Adaptive process control introduces a new economic rationale for APC and easily justifies its pursuit. With this latest advance, it’s easier than ever to unlock APC’s tremendous operational benefits. Refiners and chemical/petrochemical producers can now deploy APC and enjoy sustained benefits by implementing a continuous process for controller maintenance. Adaptive process control is here, and it realizes the decades-long goal of more sustainable APC solutions. HP

The author

Robert Golightly is senior manager for manufacturing product marketing at Aspen Technology. He is responsible for solution marketing for advanced process control on a global basis, primarily dealing with bulk chemicals, refining, specialty chemicals and polymers. 

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Good One.

allan kern

The determination of AspenTech to improve model-based matrix control (MPC) is commendable. As Mr. Golightly points out, the history of MPC performance has been rocky, to the great dismay of industry, who enthusiastically embraced MPC.

Like AspenTech, I have been studying the problems of MPC performance for nearly 15 years, but have come to different conclusions about the root causes of well-known "degraded" MPC performance. I believe it is a matter of process models changing daily, and even in real time, as feedstocks and feed rates change, as they do daily in modern refineries. It also has to do with the wholesale manner in which MPC utiilizes models for predictive control, especially when coupled with general model inaccuracy.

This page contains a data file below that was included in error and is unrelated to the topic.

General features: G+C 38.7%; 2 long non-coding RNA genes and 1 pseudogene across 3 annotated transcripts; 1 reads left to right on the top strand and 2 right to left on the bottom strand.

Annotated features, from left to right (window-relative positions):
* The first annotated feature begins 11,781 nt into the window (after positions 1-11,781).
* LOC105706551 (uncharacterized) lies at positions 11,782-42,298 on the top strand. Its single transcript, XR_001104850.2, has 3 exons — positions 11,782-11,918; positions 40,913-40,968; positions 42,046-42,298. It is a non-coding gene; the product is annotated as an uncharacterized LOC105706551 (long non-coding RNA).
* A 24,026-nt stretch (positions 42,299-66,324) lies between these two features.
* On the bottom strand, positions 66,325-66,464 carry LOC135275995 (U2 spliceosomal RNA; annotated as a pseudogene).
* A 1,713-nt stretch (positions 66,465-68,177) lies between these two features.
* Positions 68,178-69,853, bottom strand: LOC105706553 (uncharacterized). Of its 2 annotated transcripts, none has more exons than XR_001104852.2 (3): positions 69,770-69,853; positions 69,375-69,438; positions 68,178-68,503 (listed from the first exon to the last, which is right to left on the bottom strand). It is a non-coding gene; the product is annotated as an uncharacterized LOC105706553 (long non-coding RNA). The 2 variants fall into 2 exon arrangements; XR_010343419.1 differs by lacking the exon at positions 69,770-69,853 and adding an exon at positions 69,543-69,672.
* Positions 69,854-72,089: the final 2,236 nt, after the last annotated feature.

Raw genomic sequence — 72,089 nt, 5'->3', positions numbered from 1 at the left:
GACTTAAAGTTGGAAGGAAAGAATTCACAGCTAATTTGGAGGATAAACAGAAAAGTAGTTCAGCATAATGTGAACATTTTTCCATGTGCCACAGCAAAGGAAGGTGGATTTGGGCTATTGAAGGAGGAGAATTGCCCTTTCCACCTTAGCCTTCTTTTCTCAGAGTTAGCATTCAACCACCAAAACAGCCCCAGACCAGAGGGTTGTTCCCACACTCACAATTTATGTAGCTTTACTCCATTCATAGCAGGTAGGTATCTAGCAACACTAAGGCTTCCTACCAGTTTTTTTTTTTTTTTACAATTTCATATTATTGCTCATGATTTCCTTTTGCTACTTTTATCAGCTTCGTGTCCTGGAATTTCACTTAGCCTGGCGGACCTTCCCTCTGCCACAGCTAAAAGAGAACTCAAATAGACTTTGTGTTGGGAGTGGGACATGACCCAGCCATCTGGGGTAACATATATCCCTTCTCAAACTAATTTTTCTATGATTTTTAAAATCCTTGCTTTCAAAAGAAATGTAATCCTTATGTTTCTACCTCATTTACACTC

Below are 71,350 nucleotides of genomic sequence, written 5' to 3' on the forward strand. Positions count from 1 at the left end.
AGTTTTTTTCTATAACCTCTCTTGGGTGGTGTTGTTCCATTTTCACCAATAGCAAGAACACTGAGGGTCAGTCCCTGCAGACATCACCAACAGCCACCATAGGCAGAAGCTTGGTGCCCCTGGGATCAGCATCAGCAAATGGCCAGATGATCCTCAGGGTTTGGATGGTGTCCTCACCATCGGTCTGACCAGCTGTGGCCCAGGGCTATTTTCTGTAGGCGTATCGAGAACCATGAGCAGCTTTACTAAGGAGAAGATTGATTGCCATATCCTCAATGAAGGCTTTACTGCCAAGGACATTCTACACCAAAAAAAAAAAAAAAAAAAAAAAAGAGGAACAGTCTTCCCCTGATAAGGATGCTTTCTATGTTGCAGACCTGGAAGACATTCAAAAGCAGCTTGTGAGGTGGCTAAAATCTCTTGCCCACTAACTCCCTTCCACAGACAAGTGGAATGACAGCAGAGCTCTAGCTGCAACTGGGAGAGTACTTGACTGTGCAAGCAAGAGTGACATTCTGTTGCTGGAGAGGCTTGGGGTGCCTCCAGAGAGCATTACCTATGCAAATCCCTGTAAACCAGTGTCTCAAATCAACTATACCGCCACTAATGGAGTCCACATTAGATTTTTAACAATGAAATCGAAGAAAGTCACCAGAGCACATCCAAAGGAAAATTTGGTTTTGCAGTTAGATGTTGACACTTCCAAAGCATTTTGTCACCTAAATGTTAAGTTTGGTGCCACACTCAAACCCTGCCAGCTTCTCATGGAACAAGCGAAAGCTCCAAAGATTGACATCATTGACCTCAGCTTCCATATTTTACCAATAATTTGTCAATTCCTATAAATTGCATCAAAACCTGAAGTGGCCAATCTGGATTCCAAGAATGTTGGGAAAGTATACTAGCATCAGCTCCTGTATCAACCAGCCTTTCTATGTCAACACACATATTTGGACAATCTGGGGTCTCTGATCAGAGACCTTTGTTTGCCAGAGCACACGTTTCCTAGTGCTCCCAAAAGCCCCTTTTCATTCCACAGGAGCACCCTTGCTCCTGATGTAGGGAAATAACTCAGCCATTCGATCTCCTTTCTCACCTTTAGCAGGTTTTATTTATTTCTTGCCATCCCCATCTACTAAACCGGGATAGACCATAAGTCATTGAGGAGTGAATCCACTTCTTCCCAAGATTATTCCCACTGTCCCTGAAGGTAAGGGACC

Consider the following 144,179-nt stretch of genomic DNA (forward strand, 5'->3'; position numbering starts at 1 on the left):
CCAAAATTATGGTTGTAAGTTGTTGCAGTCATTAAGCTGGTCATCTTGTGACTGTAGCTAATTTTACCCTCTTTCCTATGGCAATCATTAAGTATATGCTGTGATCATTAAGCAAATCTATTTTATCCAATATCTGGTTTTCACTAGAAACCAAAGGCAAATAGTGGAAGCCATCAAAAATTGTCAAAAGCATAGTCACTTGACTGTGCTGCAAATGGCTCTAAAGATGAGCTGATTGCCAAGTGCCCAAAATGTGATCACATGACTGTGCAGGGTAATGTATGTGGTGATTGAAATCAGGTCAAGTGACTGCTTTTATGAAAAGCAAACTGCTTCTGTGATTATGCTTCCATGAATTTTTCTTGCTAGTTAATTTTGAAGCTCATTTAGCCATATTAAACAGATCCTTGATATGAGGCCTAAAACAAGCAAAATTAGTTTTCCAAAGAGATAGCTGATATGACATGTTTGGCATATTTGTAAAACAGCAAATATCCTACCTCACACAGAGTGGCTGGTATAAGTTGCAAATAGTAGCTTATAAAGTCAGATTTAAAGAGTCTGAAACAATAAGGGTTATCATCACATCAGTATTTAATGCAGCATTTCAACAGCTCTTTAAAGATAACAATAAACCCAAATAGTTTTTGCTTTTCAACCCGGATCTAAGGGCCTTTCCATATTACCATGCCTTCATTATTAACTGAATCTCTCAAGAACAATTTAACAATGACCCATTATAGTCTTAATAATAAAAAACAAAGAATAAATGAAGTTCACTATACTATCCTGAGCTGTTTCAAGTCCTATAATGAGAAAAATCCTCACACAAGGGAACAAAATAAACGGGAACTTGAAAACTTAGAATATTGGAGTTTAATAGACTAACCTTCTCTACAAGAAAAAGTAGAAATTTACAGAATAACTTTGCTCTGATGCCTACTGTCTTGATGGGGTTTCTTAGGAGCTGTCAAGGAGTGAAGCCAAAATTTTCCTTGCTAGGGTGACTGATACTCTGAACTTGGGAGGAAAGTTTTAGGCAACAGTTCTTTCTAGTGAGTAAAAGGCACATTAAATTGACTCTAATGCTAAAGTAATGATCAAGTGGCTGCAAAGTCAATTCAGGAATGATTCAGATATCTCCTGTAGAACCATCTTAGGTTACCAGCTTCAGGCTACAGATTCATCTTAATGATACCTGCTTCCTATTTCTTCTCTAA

Although I salute efforts in industry to improve MPC performance, the solution proposed in this case could be simply the latest in a series of "root causes" and solutions that have emerged over the years, all of which have eventually gone by the wayside, while the problems have remained.

Based on my analysis, even an ongoing model quality analyzer will not resolve the problem -- what good is a one week cycle, when processes change on a daily and hourly cycle? Moreover, the models need to be ready for the new changes, not ready to learn from them. And finally, as I mentioned, the wholesale application of predictive control is itself inappropriate (I believe) in an operations environment, where very conservative control action to preserve process stability is the order of the day.

To adopt the proposed solution is not to take MPC performance to the next level, but to take support to the next level. Now users will need to be expert in MPC, performance monitoring, and at using the new online tools. This adds yet more costs and complexity to a technology that has already grown too expensive and complicated.

My work leads me to believe that multivariable constraint control and optimization can be accomplished without models -- indeed, many "degraded" MPC applications in industry are basically ignoring their models today, and functioning primarily based on the direction of the gain (positive or negative) only. Model-less multivariable control (getting rid of dependence on models altogether) is the most promising approach to multivariable control performance going forward.